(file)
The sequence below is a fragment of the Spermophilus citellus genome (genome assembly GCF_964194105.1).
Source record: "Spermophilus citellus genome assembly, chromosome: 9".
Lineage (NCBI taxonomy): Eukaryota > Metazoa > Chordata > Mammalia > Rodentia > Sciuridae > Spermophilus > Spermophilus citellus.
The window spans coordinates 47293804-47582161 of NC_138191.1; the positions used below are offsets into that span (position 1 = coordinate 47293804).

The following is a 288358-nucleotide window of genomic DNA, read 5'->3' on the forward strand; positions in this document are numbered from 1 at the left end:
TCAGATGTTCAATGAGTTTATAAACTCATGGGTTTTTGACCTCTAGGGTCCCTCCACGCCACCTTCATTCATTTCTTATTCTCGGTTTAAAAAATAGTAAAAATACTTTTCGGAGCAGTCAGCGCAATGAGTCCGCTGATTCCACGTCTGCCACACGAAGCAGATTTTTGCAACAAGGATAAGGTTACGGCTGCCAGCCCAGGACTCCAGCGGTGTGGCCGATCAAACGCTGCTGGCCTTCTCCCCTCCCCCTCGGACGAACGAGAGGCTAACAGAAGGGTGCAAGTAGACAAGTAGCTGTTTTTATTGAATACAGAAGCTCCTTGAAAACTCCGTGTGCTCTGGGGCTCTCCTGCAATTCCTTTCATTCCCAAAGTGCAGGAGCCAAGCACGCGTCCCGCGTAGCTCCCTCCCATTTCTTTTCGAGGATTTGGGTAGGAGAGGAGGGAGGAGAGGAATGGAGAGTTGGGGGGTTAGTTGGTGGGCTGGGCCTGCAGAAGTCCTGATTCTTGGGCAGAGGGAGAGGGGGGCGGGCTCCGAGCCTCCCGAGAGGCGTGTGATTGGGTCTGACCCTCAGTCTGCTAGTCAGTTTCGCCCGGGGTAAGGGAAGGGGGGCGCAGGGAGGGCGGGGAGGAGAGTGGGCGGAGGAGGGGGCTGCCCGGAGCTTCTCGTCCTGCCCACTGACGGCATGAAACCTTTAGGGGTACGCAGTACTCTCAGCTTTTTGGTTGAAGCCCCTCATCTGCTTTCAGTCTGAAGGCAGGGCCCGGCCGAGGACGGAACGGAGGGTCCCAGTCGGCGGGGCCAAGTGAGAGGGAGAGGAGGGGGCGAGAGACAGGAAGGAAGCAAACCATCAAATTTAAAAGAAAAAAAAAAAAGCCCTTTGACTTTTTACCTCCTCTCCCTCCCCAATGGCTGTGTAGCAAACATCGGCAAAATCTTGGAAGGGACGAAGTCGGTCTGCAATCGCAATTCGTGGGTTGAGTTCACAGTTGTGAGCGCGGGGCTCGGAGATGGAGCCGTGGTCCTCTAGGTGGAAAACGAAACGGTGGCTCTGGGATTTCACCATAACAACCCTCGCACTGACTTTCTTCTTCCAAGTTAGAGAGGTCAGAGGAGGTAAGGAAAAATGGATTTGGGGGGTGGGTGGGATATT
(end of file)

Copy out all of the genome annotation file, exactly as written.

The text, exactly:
The sequence below is a fragment of the Spermophilus citellus genome (genome assembly GCF_964194105.1).
Source record: "Spermophilus citellus genome assembly, chromosome: 9".
Lineage (NCBI taxonomy): Eukaryota > Metazoa > Chordata > Mammalia > Rodentia > Sciuridae > Spermophilus > Spermophilus citellus.
The window spans coordinates 47293804-47582161 of NC_138191.1; the positions used below are offsets into that span (position 1 = coordinate 47293804).

The following is a 288358-nucleotide window of genomic DNA, read 5'->3' on the forward strand; positions in this document are numbered from 1 at the left end:
TCAGATGTTCAATGAGTTTATAAACTCATGGGTTTTTGACCTCTAGGGTCCCTCCACGCCACCTTCATTCATTTCTTATTCTCGGTTTAAAAAATAGTAAAAATACTTTTCGGAGCAGTCAGCGCAATGAGTCCGCTGATTCCACGTCTGCCACACGAAGCAGATTTTTGCAACAAGGATAAGGTTACGGCTGCCAGCCCAGGACTCCAGCGGTGTGGCCGATCAAACGCTGCTGGCCTTCTCCCCTCCCCCTCGGACGAACGAGAGGCTAACAGAAGGGTGCAAGTAGACAAGTAGCTGTTTTTATTGAATACAGAAGCTCCTTGAAAACTCCGTGTGCTCTGGGGCTCTCCTGCAATTCCTTTCATTCCCAAAGTGCAGGAGCCAAGCACGCGTCCCGCGTAGCTCCCTCCCATTTCTTTTCGAGGATTTGGGTAGGAGAGGAGGGAGGAGAGGAATGGAGAGTTGGGGGGTTAGTTGGTGGGCTGGGCCTGCAGAAGTCCTGATTCTTGGGCAGAGGGAGAGGGGGGCGGGCTCCGAGCCTCCCGAGAGGCGTGTGATTGGGTCTGACCCTCAGTCTGCTAGTCAGTTTCGCCCGGGGTAAGGGAAGGGGGGCGCAGGGAGGGCGGGGAGGAGAGTGGGCGGAGGAGGGGGCTGCCCGGAGCTTCTCGTCCTGCCCACTGACGGCATGAAACCTTTAGGGGTACGCAGTACTCTCAGCTTTTTGGTTGAAGCCCCTCATCTGCTTTCAGTCTGAAGGCAGGGCCCGGCCGAGGACGGAACGGAGGGTCCCAGTCGGCGGGGCCAAGTGAGAGGGAGAGGAGGGGGCGAGAGACAGGAAGGAAGCAAACCATCAAATTTAAAAGAAAAAAAAAAAAGCCCTTTGACTTTTTACCTCCTCTCCCTCCCCAATGGCTGTGTAGCAAACATCGGCAAAATCTTGGAAGGGACGAAGTCGGTCTGCAATCGCAATTCGTGGGTTGAGTTCACAGTTGTGAGCGCGGGGCTCGGAGATGGAGCCGTGGTCCTCTAGGTGGAAAACGAAACGGTGGCTCTGGGATTTCACCATAACAACCCTCGCACTGACTTTCTTCTTCCAAGTTAGAGAGGTCAGAGGAGGTAAGGAAAAATGGATTTGGGGGGTGGGTGGGATATT